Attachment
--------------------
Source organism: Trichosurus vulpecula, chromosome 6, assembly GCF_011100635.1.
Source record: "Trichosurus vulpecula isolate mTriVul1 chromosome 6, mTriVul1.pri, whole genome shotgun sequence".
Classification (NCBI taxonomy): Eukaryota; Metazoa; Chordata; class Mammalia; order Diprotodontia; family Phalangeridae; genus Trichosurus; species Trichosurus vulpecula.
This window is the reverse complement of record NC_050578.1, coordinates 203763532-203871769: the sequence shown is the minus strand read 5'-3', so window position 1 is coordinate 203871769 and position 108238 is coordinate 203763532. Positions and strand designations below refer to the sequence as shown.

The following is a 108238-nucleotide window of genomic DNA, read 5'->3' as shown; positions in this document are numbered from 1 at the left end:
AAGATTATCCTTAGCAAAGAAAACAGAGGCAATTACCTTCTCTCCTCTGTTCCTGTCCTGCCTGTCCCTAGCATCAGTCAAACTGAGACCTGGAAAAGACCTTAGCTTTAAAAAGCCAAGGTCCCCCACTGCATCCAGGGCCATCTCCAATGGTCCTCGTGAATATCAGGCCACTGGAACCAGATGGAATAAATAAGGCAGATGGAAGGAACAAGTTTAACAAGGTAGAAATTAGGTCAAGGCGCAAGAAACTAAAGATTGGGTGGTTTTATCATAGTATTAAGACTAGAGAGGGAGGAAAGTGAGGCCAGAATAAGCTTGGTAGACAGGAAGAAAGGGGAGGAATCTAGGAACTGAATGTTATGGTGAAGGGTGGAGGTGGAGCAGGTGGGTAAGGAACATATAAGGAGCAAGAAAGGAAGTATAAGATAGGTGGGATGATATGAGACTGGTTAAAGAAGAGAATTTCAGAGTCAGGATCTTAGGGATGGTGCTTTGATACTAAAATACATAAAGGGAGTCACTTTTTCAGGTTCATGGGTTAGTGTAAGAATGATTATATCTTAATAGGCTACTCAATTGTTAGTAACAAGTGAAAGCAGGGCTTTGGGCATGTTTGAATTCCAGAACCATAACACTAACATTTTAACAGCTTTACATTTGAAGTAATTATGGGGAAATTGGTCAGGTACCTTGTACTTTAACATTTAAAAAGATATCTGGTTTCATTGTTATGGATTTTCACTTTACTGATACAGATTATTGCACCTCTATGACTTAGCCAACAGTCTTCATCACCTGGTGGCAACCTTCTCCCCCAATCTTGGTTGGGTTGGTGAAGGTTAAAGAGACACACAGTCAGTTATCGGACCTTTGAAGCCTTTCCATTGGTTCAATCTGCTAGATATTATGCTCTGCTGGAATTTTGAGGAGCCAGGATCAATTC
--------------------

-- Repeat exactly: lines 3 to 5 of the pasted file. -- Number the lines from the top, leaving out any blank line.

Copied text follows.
Classification (NCBI taxonomy): Eukaryota; Metazoa; Chordata; class Mammalia; order Diprotodontia; family Phalangeridae; genus Trichosurus; species Trichosurus vulpecula.
This window is the reverse complement of record NC_050578.1, coordinates 203763532-203871769: the sequence shown is the minus strand read 5'-3', so window position 1 is coordinate 203871769 and position 108238 is coordinate 203763532. Positions and strand designations below refer to the sequence as shown.

The following is a 108238-nucleotide window of genomic DNA, read 5'->3' as shown; positions in this document are numbered from 1 at the left end: